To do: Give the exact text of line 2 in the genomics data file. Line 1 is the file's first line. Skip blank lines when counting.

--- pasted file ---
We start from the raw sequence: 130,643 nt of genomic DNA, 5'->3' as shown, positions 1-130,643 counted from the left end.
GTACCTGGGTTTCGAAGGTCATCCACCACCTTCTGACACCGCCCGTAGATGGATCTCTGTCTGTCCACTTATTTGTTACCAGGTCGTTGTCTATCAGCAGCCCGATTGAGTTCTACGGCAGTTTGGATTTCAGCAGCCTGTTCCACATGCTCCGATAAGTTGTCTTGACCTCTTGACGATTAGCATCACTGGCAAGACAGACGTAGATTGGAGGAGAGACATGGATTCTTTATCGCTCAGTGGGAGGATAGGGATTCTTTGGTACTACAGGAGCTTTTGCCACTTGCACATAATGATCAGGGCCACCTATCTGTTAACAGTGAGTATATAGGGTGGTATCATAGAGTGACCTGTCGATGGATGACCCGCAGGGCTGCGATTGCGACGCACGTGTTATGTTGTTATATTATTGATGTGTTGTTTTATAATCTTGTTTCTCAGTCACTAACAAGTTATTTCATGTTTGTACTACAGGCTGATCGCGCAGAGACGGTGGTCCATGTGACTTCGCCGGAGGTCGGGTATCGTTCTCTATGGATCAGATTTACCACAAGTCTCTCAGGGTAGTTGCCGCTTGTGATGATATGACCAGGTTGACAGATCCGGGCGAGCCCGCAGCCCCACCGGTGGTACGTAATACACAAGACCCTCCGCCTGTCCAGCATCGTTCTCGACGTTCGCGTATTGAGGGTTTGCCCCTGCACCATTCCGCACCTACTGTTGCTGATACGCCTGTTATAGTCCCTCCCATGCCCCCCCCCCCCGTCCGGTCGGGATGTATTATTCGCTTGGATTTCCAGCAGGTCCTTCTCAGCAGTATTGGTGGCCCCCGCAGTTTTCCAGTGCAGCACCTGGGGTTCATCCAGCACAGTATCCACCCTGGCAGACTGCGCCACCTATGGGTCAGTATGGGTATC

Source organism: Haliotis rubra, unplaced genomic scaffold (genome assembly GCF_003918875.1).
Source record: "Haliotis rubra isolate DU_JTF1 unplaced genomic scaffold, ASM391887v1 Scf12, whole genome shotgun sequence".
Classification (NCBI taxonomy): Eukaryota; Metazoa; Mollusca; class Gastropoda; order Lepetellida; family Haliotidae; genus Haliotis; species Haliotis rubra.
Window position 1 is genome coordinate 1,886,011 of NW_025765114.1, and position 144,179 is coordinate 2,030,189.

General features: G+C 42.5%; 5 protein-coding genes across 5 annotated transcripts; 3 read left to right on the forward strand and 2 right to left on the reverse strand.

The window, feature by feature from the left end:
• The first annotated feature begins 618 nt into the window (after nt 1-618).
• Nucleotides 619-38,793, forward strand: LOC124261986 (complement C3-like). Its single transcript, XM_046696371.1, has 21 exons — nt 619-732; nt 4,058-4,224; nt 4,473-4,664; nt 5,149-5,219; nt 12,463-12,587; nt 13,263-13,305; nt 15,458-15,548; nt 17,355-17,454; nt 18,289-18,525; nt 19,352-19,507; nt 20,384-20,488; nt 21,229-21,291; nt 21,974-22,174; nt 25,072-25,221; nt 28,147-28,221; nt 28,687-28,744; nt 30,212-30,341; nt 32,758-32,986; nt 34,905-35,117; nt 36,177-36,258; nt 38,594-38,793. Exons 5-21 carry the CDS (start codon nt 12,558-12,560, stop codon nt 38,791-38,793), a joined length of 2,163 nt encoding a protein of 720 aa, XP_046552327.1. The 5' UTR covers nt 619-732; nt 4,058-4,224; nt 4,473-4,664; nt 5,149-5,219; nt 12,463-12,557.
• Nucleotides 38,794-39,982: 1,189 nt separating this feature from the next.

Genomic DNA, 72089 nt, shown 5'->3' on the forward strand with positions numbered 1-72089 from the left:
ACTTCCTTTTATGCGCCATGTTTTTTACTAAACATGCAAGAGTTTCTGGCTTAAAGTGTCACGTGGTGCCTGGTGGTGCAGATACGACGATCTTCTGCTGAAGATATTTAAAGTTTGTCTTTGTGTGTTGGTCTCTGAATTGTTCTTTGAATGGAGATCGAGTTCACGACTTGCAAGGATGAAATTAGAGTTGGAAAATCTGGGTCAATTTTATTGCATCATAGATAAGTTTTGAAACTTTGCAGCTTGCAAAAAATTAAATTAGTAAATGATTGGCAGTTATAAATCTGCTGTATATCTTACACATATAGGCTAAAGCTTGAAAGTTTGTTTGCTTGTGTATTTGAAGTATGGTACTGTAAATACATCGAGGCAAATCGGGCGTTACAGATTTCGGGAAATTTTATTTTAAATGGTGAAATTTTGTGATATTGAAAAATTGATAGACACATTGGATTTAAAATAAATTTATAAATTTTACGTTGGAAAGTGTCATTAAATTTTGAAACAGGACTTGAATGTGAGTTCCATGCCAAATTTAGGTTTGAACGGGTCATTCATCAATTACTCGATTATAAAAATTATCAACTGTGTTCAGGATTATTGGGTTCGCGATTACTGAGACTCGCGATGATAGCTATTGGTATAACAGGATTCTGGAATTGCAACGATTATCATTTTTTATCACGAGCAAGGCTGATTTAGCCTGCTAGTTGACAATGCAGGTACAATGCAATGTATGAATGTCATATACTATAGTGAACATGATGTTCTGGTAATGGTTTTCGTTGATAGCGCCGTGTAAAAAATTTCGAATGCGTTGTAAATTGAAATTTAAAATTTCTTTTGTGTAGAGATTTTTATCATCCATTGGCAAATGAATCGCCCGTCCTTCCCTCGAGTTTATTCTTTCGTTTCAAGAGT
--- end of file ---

GTACCTGGGTTTCGAAGGTCATCCACCACCTTCTGACACCGCCCGTAGATGGATCTCTGTCTGTCCACTTATTTGTTACCAGGTCGTTGTCTATCAGCAGCCCGATTGAGTTCTACGGCAGTTTGGATTTCAGCAGCCTGTTCCACATGCTCCGATAAGTTGTCTTGACCTCTTGACGATTAGCATCACTGGCAAGACAGACGTAGATTGGAGGAGAGACATGGATTCTTTATCGCTCAGTGGGAGGATAGGGATTCTTTGGTACTACAGGAGCTTTTGCCACTTGCACATAATGATCAGGGCCACCTATCTGTTAACAGTGAGTATATAGGGTGGTATCATAGAGTGACCTGTCGATGGATGACCCGCAGGGCTGCGATTGCGACGCACGTGTTATGTTGTTATATTATTGATGTGTTGTTTTATAATCTTGTTTCTCAGTCACTAACAAGTTATTTCATGTTTGTACTACAGGCTGATCGCGCAGAGACGGTGGTCCATGTGACTTCGCCGGAGGTCGGGTATCGTTCTCTATGGATCAGATTTACCACAAGTCTCTCAGGGTAGTTGCCGCTTGTGATGATATGACCAGGTTGACAGATCCGGGCGAGCCCGCAGCCCCACCGGTGGTACGTAATACACAAGACCCTCCGCCTGTCCAGCATCGTTCTCGACGTTCGCGTATTGAGGGTTTGCCCCTGCACCATTCCGCACCTACTGTTGCTGATACGCCTGTTATAGTCCCTCCCATGCCCCCCCCCCCCGTCCGGTCGGGATGTATTATTCGCTTGGATTTCCAGCAGGTCCTTCTCAGCAGTATTGGTGGCCCCCGCAGTTTTCCAGTGCAGCACCTGGGGTTCATCCAGCACAGTATCCACCCTGGCAGACTGCGCCACCTATGGGTCAGTATGGGTATC